Monday, August 2, 2010


Now that we’re home, I feel the need to fill in some gaps of the story of our adoption journey. So much has happened in such a short time frame, that I fear I will forget the earth-shaking miracles we witnessed if I don’t write them out.

The process of getting our son home from South Africa was not an easy one. We were the first American family to obtain approval to brave the adoption process in South Africa in nearly 8 years. After leading a few church mission trips to the country, and seeing the incredible need for adoptive parents, we felt called to adopt from SA. Note that when we received permission in November, we merely received permission to try. There were no guarantees. There are lots of reasons Americans weren’t allowed to adopt from South Africa, and lots of reasons we decided to try anyway…. e-mail if you want details about adopting from South Africa. It’s a long, complicated story, and I’m still not entirely certain that we succeeded in ironing out the numerous kinks in the process for other American couples to easily adopt from South Africa. But, we tried. And, I hope our case will be catalytic in helping South Africa and the US forge a working adoption agreement. I’m seriously crossing my fingers on this one.

Since November, when we heard that the South African government would consider an American adoption, we’ve known that the process would be difficult. We understood that we’d be charting an unknown course, blazing a trail, if you will. And, our assumptions have been proven true. We had the guidelines of the Hague Convention on International Adoption to work with but, the US and South Africa did not and do not have a working adoption agreement. We’ve had to wrestle with government entities, fight hard against the negative stereotypes that precede Americans in the international community, and research our butts off.

We spent a lot of time praying and crying, filling out paperwork, and praying and crying again.

At every stage of this process, we have literally witnessed miracles. Miracles. I do not use the word “miracle” lightly. Sometimes when people use the word, they actually mean “coincidence” or “luck” – as in “It was such a miracle that I got the parking space in front of the mall” or “I got out of a speeding ticket, I’m so lucky.” These phrases are uttered flippantly and are not miracles.

The fact that I tucked my newly adopted son into his own bed tonight is a FREAKING MIRACLE, people.

Here’s one story to prove it.

Toward the end of our month long stay in South Africa, we were feeling desperate. There’s nothing quite like waiting aimlessly with three anxious children on documents in a foreign county with poor government infrastructure, that you need in order to go home. After repeated promises from our South African social worker that good news was on the horizon, we continued to hear nothing about the progress of our paperwork (new birth certificate and passport needed for US immigration), even though South African courts had already granted the adoption, for 24 long days. On Day 20, we decided to go to the US Consulate for emergency counsel. We knew that the Consulate had no control over the South African government’s policies and processes but, we didn’t know what else to do. I mean, when you’re an American citizen and you’re in trouble, you go the US Embassy, right?

We arrived at the US Consulate in Johannesburg on a Friday afternoon, all three kids in tow, looking wretched, and were able to speak with Someone In Charge. She was very sympathetic, took a surprising interest in our case and offered to “make a few phone calls.” She was clear that she couldn’t promise anything, that there wasn’t any official channel through which she could help us obtain the necessary documents. But, she said she would review our file and see if there was anything she could do.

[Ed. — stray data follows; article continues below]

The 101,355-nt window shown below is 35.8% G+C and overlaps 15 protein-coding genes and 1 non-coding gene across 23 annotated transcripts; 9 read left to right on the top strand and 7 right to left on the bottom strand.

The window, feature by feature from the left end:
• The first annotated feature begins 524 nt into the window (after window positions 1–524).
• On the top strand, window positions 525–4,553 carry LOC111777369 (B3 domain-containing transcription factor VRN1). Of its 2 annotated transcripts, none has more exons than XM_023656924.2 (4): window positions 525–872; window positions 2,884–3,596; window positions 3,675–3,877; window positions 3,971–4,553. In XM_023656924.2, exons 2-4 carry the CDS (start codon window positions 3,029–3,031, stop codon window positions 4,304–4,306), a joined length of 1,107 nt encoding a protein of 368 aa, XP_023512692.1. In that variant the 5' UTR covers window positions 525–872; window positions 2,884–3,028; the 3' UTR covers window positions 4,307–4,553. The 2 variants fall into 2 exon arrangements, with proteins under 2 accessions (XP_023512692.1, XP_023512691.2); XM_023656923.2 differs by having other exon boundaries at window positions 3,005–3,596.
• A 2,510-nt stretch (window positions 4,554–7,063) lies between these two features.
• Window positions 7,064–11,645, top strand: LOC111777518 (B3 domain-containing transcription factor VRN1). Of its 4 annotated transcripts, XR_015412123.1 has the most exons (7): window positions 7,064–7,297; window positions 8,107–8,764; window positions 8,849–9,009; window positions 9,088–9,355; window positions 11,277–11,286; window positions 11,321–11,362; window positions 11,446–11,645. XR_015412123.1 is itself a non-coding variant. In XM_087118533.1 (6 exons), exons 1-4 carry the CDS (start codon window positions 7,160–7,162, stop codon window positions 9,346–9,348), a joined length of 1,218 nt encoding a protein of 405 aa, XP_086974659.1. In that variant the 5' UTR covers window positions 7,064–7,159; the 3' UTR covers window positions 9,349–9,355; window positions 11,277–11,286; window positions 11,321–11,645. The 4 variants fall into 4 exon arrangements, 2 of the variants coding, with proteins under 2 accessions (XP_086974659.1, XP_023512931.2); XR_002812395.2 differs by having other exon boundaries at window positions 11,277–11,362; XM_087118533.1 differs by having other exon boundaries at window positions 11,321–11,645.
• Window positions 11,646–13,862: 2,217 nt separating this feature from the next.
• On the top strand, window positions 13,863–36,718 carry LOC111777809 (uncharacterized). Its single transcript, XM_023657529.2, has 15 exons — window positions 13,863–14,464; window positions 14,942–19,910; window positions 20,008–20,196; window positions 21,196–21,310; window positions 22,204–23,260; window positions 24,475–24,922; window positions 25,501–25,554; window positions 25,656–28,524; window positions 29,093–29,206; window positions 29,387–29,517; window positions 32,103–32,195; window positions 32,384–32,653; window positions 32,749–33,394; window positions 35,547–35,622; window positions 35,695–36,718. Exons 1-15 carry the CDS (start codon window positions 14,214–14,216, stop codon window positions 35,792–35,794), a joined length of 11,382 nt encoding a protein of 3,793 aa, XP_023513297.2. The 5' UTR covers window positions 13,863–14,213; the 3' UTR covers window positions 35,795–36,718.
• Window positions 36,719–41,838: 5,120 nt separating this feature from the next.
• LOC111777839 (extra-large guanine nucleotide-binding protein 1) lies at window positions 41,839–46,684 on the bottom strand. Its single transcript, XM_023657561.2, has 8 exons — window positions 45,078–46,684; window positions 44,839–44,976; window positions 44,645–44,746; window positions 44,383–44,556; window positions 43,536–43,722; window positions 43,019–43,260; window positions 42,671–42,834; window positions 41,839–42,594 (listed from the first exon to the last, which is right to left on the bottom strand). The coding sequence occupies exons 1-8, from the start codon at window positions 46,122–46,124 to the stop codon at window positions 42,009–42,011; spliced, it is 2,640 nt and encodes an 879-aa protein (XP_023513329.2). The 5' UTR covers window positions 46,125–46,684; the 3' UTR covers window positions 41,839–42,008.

We left feeling encouraged, if only for the fact that someone in government was nice to us. I will never know what phone calls were made, or how this supervisor helped us behind the scenes. But, by Monday afternoon, we received word that all the documents we needed would be ready within a few days.

I have never felt so patriotic.

We wept with joy and relief and incredible gratitude and made our appointment for the final Visa interview. On the date, after 3 hours at the US Consulate, when all the documents had finally been turned in, the same Awesome Woman called our name and Mike and I approached the window.

She told us that Duzi’s Visa had been officially approved, with a smile. We thanked her profusely, did a family celebration dance, and then Mike took the kids outside to play while I waited for the printed documents.

She called my name again and handed me the official sealed envelopes we needed to bring our son home to the United States and said something like, “Congratulations. I’m very happy for your family. I must say, I took a special interest in your case because well, I’m adopted.”

We talked for a while longer (I was trying very hard to repress my sobby, hicuppy, ugly-cry voice) and, if there hadn’t been a panel of bullet-proof glass separating us, I would have hugged her for a very long time. It probably would have been one of those long, socially awkward hugs.

This is just one tiny little piece of the story of the giant miracle we’ve witnessed......


  1. I love reading about how God is working in your life and the life of your family...... your right the word miracle is used so lightly these days.... but YOU know Gods miracle and you have seen them.... that sure is something to jump and shout about

  2. So awesome. Love it. Thanking God for delivering your son.

  3. That's exciting! Praise God for His faithfulness and being an advocate for your son.


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